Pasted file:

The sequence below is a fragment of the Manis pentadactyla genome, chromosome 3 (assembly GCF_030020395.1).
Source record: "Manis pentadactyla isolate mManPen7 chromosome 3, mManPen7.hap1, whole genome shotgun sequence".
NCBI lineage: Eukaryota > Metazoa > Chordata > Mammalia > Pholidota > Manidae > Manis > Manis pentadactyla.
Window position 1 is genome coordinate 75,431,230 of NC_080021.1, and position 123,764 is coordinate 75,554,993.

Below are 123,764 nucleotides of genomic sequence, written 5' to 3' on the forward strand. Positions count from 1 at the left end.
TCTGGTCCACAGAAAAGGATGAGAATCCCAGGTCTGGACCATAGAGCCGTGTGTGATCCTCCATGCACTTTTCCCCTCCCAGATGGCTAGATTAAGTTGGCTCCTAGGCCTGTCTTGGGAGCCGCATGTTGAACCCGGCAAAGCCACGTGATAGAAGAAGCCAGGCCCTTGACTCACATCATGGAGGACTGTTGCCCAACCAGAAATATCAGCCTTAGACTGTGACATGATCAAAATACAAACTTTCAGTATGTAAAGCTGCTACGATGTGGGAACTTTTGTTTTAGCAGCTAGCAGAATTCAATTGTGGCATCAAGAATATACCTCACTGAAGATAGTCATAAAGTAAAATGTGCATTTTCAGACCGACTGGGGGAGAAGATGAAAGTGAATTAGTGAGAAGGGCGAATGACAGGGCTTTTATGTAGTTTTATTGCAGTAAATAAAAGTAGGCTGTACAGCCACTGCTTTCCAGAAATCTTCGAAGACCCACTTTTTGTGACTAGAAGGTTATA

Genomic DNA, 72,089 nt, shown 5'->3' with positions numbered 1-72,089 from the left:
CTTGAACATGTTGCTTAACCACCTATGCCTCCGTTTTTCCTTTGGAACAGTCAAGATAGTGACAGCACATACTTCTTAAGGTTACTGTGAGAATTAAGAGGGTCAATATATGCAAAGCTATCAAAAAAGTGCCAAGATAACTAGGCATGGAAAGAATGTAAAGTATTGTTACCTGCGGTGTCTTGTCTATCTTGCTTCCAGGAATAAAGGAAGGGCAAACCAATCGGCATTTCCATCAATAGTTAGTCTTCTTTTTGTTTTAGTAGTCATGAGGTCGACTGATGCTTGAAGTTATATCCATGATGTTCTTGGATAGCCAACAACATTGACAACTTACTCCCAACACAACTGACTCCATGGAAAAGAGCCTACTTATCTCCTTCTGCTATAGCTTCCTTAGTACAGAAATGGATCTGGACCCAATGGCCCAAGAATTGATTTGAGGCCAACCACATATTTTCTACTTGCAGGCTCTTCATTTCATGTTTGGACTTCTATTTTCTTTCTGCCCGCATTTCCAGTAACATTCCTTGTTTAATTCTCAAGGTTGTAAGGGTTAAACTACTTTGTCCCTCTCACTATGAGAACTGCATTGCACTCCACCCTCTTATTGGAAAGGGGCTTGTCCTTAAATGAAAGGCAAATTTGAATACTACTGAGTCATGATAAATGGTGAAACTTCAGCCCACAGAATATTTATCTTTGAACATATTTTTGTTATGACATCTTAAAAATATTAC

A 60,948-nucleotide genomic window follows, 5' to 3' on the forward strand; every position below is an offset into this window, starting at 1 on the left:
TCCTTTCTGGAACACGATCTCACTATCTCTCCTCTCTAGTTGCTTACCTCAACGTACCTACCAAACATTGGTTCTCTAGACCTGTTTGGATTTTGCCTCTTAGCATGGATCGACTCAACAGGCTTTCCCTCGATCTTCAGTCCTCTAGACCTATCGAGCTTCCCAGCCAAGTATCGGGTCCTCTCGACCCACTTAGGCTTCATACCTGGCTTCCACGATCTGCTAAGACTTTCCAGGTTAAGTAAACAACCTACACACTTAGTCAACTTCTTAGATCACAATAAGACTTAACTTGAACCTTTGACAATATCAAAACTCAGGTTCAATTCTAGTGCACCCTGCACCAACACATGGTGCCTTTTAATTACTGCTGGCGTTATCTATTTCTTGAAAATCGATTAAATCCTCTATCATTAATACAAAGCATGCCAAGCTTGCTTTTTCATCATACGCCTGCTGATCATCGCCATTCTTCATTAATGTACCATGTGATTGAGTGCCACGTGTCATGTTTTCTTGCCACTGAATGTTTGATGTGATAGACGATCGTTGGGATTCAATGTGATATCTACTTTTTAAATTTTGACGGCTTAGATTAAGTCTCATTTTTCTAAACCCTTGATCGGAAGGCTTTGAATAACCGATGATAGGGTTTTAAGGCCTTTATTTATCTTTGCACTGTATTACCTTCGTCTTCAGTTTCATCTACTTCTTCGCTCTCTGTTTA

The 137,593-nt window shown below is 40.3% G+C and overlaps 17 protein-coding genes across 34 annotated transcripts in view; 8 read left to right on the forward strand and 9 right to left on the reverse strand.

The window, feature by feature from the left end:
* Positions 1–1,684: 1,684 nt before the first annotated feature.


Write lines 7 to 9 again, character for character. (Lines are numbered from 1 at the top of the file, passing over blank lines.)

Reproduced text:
Genomic DNA, 72,089 nt, shown 5'->3' with positions numbered 1-72,089 from the left:
CTTGAACATGTTGCTTAACCACCTATGCCTCCGTTTTTCCTTTGGAACAGTCAAGATAGTGACAGCACATACTTCTTAAGGTTACTGTGAGAATTAAGAGGGTCAATATATGCAAAGCTATCAAAAAAGTGCCAAGATAACTAGGCATGGAAAGAATGTAAAGTATTGTTACCTGCGGTGTCTTGTCTATCTTGCTTCCAGGAATAAAGGAAGGGCAAACCAATCGGCATTTCCATCAATAGTTAGTCTTCTTTTTGTTTTAGTAGTCATGAGGTCGACTGATGCTTGAAGTTATATCCATGATGTTCTTGGATAGCCAACAACATTGACAACTTACTCCCAACACAACTGACTCCATGGAAAAGAGCCTACTTATCTCCTTCTGCTATAGCTTCCTTAGTACAGAAATGGATCTGGACCCAATGGCCCAAGAATTGATTTGAGGCCAACCACATATTTTCTACTTGCAGGCTCTTCATTTCATGTTTGGACTTCTATTTTCTTTCTGCCCGCATTTCCAGTAACATTCCTTGTTTAATTCTCAAGGTTGTAAGGGTTAAACTACTTTGTCCCTCTCACTATGAGAACTGCATTGCACTCCACCCTCTTATTGGAAAGGGGCTTGTCCTTAAATGAAAGGCAAATTTGAATACTACTGAGTCATGATAAATGGTGAAACTTCAGCCCACAGAATATTTATCTTTGAACATATTTTTGTTATGACATCTTAAAAATATTAC

A 60,948-nucleotide genomic window follows, 5' to 3' on the forward strand; every position below is an offset into this window, starting at 1 on the left: